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Relating Business Goals to Architecturally Significant Requirements for Software Systems

May 2010 Technical Note
Paul C. Clements, Len Bass

The purpose of this report is to facilitate better elicitation of high-pedigree quality attribute requirements. Toward this end, we want to be able to elicit business goals reliably and understand how those business goals influence quality attribute requirements and architectures.


Software Engineering Institute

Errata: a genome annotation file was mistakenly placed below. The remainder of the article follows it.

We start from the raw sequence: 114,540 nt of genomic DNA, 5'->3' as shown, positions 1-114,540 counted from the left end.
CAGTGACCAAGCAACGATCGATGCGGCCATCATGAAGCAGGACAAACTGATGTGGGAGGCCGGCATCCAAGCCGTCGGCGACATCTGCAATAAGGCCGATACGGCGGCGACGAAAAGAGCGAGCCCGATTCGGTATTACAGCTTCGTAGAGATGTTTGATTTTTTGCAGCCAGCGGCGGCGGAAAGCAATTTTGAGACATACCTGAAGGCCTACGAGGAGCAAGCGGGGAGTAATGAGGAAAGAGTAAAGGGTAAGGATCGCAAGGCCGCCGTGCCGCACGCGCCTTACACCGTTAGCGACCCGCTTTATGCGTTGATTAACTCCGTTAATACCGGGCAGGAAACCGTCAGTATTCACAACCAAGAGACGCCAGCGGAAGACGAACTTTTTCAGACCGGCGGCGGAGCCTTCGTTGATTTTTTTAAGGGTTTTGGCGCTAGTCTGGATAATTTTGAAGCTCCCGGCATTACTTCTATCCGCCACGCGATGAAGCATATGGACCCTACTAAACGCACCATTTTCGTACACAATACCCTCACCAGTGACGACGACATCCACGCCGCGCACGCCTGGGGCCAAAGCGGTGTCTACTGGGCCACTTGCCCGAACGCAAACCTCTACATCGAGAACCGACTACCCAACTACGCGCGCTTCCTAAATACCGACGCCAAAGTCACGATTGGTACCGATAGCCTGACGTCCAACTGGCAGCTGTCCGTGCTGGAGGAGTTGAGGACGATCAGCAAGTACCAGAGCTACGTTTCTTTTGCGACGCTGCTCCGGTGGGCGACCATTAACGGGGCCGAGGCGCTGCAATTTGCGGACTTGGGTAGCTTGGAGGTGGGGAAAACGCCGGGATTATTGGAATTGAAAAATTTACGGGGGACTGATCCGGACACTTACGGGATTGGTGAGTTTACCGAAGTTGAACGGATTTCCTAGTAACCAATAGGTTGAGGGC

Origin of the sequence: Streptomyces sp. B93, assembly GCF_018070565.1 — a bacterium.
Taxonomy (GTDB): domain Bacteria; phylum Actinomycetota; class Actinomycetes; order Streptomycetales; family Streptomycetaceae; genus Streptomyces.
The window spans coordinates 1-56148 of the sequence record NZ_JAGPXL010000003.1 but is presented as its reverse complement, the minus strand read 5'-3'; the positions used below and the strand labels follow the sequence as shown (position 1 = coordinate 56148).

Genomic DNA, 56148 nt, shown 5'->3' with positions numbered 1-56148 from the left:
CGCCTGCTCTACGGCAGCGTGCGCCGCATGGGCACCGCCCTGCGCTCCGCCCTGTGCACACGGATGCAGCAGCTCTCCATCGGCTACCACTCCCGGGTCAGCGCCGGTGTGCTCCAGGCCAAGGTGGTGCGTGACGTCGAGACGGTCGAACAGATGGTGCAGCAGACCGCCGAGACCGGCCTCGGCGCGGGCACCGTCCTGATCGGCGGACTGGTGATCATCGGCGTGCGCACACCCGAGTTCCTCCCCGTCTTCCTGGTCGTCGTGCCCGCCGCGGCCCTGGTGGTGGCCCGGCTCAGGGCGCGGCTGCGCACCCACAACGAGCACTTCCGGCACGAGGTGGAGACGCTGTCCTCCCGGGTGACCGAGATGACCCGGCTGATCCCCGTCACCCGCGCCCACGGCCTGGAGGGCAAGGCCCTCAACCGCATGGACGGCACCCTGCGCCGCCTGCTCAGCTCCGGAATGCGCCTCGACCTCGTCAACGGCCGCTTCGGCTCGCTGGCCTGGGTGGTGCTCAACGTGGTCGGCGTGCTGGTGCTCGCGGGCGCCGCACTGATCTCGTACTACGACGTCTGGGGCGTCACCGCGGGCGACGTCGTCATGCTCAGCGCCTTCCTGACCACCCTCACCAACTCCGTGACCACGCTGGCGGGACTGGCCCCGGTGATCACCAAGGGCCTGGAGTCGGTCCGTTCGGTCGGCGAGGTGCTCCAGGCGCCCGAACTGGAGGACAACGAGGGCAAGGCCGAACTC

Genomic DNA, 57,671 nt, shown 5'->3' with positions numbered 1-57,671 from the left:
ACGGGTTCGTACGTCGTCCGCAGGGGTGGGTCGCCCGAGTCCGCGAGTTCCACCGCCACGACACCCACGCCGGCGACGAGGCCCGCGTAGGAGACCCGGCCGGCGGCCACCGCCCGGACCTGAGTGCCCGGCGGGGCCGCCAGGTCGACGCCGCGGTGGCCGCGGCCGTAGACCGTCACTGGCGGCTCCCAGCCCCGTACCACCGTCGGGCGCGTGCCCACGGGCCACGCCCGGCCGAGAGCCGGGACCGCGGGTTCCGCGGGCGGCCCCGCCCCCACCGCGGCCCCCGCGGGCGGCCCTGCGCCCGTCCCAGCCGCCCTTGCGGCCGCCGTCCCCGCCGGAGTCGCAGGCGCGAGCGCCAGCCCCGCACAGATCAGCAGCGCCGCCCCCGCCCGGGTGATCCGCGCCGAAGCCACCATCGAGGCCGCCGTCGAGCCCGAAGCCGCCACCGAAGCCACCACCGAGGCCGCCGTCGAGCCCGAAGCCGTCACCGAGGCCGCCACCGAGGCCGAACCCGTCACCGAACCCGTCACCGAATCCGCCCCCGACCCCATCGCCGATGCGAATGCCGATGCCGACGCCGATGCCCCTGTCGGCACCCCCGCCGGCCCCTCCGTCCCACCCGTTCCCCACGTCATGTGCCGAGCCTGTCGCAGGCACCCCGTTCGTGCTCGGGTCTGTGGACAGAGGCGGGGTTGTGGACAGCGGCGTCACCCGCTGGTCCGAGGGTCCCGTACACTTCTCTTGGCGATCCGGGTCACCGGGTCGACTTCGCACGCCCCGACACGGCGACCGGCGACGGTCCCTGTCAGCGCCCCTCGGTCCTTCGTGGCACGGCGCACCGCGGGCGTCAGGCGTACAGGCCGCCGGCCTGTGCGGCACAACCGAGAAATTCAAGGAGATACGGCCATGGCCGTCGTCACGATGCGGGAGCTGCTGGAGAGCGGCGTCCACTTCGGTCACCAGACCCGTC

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The primary purpose of the architecture for a software-reliant system is to satisfy the driving behavioral and quality attribute requirements. Quality attribute requirements tend to be poorly captured and poorly represented in requirements specifications, which focus on functionality. It is often up to the architect’s own initiative to capture the actual quality attribute requirements for a system under development. Quality attributes come about because of the business goals behind the system being developed. Business goals drive the conception, creation, and evolution of software-reliant systems. This report examines business goals from the point of view of the software architect. It presents a wide survey of business goal categories from the business literature and uses that survey to produce a classification of business goals. It introduces the concept of goal-subject (the person or entity who owns the business goal) and goal-object (the person or entity that the goal is intended to benefit). Those concepts are essential to the structure of a business goal scenario—a systematic way to elicit and express business goals. Using the concept of a business goal scenario drives the Pedigreed Attribute eLicitation Method (PALM), developed by the authors for eliciting architecturally significant business goals. The report illustrates how to use architecturally significant business goals to produce a set of derived quality attribute requirements that can then be vetted and elaborated with the appropriate goal-subject(s) and goal-object(s). This approach has been vetted in two workshops and the method piloted in an industrial setting.